The communities of Pagosa Junction, Trujillo, and Juanita were established by Hispanos from the Tierra Amarilla and San Luis Valley areas and they developed mercantile stores, post offices, schools, mission Catholic Churches, and cemeteries. With the arrival of the Denver & Rio Grande Railroad in 1881, railroad facilities, portable saw mills, and bridges were constructed. Although some community members were employed by the railroad and lumbering industries, the settlements remained small, isolated, and Hispano with few external influences. The hamlets persisted until the 1930s through 1950s when train service was discontinued and many residents moved away. In La Plata County, the towns of Allison and Tiffany were initially established in 1881 as railroad stops that developed over time into farming communities. Hispano residents moved into these settlements for railroad work and later when lands were withdrawn from settlement along the San Juan River for a future water project that became Navajo Lake. Today, the remaining churches offer the best clues into early life along the river. The settlement of Tiffany and its church, the Iglesia de San Antonio have been the focus of recent study.
Tiffany grew from the early railroad stop in the early 1900s to establish a mercantile, expanded railroad facilities, a school, livery, and a dance hall. Ditches for irrigation and a lake were constructed to provide water for residents.
With a sizable Hispano population, the Iglesia de San Antonio, was completed in 1928 to serve local Catholic families. The building was constructed by local residents of hand-made adobe blocks that were covered by wire and stucco. The style of the church is reminiscent of Territorial Adobe buildings that were popular in San Luis Valley, and the Rosa and the Tierra Amarilla areas of New Mexico. It is all original.
The church was operated as a mission church from Sacred Heart Catholic Church in Durango and was serviced by a visiting pastor. The church operated until 1972 when the regular weekly services for the parishioners were transferred to St. Ignatius in Ignacio. Over the church’s 91 years, it has been faithfully and lovingly cared for by local families. Mass is held annually on St. Anthony’s feast day in June when church members attend the Spanish Mass.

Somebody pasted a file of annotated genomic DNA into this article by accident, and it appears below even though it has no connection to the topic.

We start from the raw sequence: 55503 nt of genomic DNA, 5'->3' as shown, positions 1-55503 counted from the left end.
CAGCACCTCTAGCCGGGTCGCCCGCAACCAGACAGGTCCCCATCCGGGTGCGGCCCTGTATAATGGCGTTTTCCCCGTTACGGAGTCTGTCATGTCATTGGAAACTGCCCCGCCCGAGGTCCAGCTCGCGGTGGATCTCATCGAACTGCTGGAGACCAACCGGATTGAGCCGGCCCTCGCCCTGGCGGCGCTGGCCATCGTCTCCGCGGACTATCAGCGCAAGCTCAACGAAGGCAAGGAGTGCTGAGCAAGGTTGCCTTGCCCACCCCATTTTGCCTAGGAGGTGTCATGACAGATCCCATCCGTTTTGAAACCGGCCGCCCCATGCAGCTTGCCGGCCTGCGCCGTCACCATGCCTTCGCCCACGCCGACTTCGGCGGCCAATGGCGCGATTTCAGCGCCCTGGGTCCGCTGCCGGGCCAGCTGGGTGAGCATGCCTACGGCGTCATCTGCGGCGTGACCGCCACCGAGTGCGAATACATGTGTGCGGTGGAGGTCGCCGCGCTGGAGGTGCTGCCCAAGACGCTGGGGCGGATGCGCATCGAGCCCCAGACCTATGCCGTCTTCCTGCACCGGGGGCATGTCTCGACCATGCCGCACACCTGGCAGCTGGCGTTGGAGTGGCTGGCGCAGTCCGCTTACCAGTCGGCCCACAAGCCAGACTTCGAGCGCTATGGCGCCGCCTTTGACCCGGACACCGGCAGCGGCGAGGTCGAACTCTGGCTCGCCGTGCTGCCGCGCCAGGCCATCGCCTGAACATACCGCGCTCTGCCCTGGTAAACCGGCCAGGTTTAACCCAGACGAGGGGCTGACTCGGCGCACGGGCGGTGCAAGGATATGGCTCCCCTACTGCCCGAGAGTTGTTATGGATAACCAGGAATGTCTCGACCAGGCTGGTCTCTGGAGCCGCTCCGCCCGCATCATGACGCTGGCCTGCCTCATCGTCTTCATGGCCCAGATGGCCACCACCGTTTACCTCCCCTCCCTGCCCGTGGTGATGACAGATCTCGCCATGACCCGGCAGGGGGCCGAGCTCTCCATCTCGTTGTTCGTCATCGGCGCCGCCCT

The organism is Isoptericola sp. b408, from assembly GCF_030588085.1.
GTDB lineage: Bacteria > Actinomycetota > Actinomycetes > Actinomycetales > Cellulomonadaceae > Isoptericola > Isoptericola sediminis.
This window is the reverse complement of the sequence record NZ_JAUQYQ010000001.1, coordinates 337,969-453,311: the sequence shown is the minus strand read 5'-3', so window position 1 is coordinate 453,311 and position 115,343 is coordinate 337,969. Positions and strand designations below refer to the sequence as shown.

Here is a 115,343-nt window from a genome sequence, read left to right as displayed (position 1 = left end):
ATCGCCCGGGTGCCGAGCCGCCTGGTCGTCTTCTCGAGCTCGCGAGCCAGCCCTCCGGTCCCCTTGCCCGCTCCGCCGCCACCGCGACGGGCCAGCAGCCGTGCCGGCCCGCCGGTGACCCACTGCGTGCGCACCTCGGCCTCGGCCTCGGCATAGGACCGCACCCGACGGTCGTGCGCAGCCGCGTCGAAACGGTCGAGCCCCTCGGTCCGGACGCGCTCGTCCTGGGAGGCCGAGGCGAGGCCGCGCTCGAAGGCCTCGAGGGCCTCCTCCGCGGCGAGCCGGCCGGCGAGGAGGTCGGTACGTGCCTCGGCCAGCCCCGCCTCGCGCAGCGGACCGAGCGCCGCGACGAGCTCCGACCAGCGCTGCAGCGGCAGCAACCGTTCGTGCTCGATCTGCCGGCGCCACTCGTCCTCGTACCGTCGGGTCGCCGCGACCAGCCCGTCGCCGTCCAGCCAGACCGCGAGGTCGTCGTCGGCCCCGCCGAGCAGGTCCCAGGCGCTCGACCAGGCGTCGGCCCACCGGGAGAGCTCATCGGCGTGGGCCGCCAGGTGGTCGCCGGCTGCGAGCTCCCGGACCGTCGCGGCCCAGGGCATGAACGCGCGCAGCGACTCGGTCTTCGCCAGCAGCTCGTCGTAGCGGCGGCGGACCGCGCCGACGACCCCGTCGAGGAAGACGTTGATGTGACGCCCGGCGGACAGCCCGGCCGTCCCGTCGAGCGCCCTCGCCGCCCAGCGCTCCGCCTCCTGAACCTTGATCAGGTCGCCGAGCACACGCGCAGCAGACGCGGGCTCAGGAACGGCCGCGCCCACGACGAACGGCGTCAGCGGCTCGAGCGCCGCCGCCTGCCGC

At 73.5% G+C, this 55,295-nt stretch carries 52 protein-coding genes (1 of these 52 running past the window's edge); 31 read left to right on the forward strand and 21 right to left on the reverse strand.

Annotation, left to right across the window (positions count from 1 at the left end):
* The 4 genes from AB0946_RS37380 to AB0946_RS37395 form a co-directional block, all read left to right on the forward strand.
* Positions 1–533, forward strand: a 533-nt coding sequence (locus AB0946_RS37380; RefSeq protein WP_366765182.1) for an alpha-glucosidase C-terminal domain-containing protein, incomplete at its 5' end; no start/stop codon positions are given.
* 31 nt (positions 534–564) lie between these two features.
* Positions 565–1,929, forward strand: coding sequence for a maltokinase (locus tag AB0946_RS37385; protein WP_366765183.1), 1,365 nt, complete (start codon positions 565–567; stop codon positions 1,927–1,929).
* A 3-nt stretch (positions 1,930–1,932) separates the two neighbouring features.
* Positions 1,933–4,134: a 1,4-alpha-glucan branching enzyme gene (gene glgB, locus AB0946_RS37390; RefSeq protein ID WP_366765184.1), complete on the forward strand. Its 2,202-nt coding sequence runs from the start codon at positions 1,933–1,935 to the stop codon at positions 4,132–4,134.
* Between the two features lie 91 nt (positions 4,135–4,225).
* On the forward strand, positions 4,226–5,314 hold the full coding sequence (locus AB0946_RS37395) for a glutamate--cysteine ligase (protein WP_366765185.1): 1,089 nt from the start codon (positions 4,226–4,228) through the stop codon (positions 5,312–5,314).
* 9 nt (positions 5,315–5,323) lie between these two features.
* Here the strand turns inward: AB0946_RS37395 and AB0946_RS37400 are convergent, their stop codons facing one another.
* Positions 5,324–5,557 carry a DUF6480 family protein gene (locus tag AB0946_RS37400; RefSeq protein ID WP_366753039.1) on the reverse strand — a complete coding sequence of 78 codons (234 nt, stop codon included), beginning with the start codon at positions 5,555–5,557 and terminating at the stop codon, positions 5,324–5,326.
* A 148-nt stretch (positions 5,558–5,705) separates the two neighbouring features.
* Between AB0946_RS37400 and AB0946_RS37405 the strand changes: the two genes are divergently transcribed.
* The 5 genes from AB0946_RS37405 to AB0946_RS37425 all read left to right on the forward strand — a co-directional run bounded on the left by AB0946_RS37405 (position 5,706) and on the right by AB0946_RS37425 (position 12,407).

In early 2019, the Iglesia was listed on Colorado’s Most Endangered Places List, only the second listing in La Plata County and the first listing to recognize the County’s Hispano heritage. In September, the Iglesia was listed on La Plata County Register of Historic Places.
The church is an important part of the Hispano history of our area and a priority for preservation. The next steps for church preservation are applications for grant funding for stabilization and repairs and community fund raising. Once funds are acquired work is scheduled to begin next year.
If you have historical information to share about these churches or for additional about the Tiffany Church or this project, please contact Ruth Lambert at firstname.lastname@example.org.
Small rural cemeteries of La Plata County have played an important role in the lives of early settlers. These burial places have allowed individuals to honor their families and friends while fulfilling burial practices that often reflected their ethnic origins and customs. The cemeteries provided a mechanism to record their testaments to a loved one, giving future generations an intimate glimpse into their lives, personalities, and pasts. These monuments are chroniclers of past lives; the witnesses for cherished souls now gone.
For historians and genealogists, carved inscriptions and images provide valuable clues about family histories and past lives. Inscriptions give information about family relationships; religious beliefs; occupations; countries of origin; and health, mortality and disease. Images give us additional information about their lives through artistic expression. Marker materials and fabrication speak to family and community economics and technology. On the Kansas plains, an elaborate Victorian tombstone tells of a family’s heartfelt loss by depicting a young girl eternally asleep in an open shell of marble. Along Colorado’s isolated Purgatory River, at a lonely windswept cemetery, the love and loss of Hispano families is carved on sandstone tombstones with folk art images of stars, flowers, diamonds, and moons mixed with handcrafted Spanish inscriptions. In rural La Plata County, hardy early pioneers are remembered with markers of wood, sandstone, and metal in small hidden cemeteries. In some cemeteries, loved ones were buried with a boulder or fieldstone as the only indication of their passing.